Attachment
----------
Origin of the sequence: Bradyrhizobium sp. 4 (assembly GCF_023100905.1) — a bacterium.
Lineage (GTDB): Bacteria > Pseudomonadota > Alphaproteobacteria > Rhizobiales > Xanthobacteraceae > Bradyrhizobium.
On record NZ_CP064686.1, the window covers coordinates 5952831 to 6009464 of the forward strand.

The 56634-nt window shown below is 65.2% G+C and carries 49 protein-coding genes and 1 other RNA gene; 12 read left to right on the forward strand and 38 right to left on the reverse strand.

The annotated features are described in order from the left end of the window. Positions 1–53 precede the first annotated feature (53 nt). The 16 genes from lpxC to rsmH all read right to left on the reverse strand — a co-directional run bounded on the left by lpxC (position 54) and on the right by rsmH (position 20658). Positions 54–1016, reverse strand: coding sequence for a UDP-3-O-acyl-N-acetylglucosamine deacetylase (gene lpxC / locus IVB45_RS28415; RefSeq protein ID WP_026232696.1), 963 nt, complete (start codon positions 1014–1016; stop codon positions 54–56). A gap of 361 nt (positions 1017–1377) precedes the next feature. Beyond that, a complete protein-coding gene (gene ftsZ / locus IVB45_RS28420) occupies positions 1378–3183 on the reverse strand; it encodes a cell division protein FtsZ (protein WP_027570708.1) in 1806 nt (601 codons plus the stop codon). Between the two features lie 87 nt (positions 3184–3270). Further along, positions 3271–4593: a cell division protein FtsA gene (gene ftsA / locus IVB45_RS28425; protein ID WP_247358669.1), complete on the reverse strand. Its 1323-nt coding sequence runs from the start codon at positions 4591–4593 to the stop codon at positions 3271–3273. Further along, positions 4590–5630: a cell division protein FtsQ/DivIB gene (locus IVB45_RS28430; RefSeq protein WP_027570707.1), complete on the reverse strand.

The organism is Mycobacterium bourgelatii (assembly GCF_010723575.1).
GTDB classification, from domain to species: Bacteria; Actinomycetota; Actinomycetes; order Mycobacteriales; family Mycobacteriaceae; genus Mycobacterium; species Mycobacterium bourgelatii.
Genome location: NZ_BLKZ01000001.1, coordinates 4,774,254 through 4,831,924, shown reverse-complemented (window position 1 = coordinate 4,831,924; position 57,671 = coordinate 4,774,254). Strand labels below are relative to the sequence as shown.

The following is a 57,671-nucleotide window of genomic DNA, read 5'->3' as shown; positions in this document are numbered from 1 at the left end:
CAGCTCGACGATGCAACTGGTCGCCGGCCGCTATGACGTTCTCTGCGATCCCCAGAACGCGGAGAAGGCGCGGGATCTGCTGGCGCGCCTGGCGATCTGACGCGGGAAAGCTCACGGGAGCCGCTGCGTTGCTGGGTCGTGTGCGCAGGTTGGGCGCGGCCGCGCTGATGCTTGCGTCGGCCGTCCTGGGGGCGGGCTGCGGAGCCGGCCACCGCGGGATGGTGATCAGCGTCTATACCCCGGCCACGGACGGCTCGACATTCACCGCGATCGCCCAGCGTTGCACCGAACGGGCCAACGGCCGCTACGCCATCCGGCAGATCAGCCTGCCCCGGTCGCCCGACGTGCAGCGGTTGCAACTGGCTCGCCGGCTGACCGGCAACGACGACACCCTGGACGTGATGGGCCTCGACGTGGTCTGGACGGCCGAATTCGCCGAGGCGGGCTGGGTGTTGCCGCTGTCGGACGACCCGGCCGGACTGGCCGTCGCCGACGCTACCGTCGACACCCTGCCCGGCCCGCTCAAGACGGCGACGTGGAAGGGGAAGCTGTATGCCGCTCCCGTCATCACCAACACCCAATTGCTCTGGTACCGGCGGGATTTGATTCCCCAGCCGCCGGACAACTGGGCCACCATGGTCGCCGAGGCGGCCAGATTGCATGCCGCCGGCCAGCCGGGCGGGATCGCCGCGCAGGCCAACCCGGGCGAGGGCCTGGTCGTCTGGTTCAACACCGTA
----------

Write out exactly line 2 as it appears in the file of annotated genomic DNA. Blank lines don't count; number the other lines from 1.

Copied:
Lineage (GTDB): Bacteria > Pseudomonadota > Alphaproteobacteria > Rhizobiales > Xanthobacteraceae > Bradyrhizobium.